“Tabula Rasa” is pretty on the nose when it comes to the “Buffy’s not Buffy” motif but it’s also, ironically, the most oldschool episode of the season with a mystical metaphor at the heart of the story and the gang needing to band together to resolve it. The Scoobies also seem more themselves here (again with the irony) as, freed from the baggage of everything that’s happened to them, they present their undamaged selves. Oh, and this episode is funny. Very, very funny.
Skipping to where the real story starts, we’ve got the gang at the Magic Box for Giles’ second farewell with Buffy’s big former secret hanging in the air. No longer able to hide what she’s going through, she does the next best thing and tries to run away (effectively proving Giles’ point, BTW) before losing all memory of who she is. “Joan” not only lacks Buffy’s crippling memories of the afterlife, she doesn’t have the moral certitude that comes with accepting her destiny, the confidence gained through conquering evil, or the trust relationships built up through years of fellowship. Despite this, she immediately assumes the role of leader, steps up to protect the most vulnerable person present and, upon learning she has super powers, risks herself to save the entire group. Joan’s the Slayer we all want to believe that Buffy still is.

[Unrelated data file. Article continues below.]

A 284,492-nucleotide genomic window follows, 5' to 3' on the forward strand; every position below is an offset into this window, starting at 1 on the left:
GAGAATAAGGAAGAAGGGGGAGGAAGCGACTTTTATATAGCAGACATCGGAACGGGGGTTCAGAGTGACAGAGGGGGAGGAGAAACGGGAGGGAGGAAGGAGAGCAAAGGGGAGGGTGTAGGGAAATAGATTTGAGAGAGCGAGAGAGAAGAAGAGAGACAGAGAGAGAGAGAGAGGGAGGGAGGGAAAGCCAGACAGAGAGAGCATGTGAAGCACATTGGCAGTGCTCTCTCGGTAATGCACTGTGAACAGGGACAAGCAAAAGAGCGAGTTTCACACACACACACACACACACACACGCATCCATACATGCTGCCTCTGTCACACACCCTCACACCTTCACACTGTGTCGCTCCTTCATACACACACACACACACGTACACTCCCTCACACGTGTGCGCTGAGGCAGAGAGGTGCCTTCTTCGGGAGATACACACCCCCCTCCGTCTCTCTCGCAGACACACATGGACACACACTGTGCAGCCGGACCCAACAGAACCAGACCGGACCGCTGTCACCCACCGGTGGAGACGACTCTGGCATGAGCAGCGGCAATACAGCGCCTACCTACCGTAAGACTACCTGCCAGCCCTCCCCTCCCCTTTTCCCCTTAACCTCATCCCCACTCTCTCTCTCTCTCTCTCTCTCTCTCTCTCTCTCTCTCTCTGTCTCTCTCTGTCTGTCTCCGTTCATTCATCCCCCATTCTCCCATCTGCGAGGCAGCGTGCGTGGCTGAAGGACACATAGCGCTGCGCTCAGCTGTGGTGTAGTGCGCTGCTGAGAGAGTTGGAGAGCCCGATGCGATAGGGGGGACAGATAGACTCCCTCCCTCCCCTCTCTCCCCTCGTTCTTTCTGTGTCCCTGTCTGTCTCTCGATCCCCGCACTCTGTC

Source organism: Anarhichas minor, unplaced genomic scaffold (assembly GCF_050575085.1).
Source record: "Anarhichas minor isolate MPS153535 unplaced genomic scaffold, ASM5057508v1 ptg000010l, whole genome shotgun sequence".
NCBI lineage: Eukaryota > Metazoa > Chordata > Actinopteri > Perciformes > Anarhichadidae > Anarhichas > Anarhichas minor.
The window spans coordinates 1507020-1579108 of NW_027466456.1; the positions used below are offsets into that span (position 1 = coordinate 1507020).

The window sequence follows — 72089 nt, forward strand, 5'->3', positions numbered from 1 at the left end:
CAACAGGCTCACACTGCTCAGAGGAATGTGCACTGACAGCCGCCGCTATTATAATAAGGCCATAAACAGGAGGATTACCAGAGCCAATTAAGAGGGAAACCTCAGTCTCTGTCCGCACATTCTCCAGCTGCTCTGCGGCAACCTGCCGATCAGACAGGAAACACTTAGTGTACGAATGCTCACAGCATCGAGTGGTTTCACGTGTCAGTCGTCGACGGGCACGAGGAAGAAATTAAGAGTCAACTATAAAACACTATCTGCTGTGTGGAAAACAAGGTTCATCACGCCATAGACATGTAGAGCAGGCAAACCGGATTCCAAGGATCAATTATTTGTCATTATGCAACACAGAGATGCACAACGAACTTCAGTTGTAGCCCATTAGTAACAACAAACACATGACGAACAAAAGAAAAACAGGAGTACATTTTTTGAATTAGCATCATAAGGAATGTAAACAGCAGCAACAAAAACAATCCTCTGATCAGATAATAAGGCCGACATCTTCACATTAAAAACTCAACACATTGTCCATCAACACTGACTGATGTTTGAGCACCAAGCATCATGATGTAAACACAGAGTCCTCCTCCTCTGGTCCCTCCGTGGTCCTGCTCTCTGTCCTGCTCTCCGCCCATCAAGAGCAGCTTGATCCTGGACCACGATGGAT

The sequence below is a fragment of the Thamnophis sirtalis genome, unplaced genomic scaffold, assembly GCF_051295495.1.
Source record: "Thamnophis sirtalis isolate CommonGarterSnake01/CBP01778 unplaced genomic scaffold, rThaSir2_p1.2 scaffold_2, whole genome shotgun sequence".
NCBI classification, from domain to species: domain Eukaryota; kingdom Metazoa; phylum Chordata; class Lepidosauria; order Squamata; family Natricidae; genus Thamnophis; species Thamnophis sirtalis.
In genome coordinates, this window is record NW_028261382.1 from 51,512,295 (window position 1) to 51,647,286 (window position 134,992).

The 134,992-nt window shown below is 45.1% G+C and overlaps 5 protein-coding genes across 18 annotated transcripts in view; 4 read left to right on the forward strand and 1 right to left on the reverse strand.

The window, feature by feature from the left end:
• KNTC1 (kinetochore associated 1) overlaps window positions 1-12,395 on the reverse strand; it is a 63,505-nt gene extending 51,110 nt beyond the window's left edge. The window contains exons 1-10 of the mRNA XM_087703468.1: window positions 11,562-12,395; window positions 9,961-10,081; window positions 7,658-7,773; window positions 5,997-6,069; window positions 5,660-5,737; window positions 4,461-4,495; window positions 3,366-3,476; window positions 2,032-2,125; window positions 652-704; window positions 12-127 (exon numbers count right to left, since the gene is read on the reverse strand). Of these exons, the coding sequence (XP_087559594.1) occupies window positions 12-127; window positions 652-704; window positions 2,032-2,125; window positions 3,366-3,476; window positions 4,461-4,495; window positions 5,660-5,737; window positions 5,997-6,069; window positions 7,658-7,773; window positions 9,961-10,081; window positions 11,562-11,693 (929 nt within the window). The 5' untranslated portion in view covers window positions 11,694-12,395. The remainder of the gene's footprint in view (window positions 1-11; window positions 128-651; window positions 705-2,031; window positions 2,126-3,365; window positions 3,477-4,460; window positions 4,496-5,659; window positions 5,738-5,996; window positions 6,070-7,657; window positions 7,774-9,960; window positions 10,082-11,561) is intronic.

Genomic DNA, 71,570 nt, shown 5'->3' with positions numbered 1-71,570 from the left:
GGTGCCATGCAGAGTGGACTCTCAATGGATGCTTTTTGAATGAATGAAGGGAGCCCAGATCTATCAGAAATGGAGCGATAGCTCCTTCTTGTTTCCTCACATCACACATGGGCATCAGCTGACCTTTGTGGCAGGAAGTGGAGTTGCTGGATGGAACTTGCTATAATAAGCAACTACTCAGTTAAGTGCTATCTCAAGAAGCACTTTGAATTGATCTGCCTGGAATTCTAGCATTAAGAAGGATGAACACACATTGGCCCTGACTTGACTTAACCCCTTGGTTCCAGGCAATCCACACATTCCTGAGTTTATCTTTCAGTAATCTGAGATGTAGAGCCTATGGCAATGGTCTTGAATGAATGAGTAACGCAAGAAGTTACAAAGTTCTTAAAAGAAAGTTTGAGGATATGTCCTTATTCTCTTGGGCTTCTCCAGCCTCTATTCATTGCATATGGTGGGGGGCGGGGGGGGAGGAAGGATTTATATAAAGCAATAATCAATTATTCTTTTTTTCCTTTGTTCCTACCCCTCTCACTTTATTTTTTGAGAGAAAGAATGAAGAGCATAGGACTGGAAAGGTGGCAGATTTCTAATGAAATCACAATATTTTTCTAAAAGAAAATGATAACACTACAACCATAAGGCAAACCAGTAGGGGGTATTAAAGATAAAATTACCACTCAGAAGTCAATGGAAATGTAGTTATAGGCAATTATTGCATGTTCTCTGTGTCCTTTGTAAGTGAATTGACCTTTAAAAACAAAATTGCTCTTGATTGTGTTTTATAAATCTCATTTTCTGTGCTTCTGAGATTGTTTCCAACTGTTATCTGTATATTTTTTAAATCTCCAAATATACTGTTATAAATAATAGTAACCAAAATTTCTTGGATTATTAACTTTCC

Buffy’s the name on the marquee, so she gets the most attention but the rest the Scoobies are also reduced to the elements of themselves that we find most appealing. Xander’s awkwardly goofy as he hasn’t been in some time, and the possibility of a relationship between him and Willow makes for a nice nostalgic nod. Willow and Tara’s connection is also present, without their recent estrangement. Giles is back in librarian mode, enduring the quirks of his younger companions with quickly evaporating patience (plus, swordfight!). And Anya, well, she’s still afraid of bunnies.
It’s a whole lot of fun to watch the cast breathe new life into their old selves, but this episode’s also about the fact you can’t go home again. While it’s nice to take a break from rather dark road these characters have found themselves on, it’s also too easy. We don’t actually want Buffy to be Joan, we want to see her work through her problems and become Buffy again. It’s no coincidence that one of this series’ funniest episodes ends on one of the saddest notes, with both Giles and Tara leaving. Much as we might not want to see these things happen, the only alternative is presto-chango ignorance of where the story’s taking us. The hard road is the one worth taking.
Great as this episode was, I still think that Giles’ exit deserved better. I’m not one of those who think his reasons for leaving were stupid, but I do think that there was a story here that ought to have been told.
Spike’s the big exception to everyone regressing to version of their old selves. Far from slipping into Big Bad mode, he becomes “Randy Giles,” the humiliatingly named and dressed target of the vampire attack. It’s a nice reflection of the humiliation Spike has suffered since getting the chip. When he finally does discover that he’s a vampire, he doesn’t connect with his old identity, he connects with Angel’s.
Loved the Army of Darkness reference.
Sharkie’s an example of the writers getting just a little too cute with the monster design.
1st runner up for this week’s title: “Stay away from Randy!”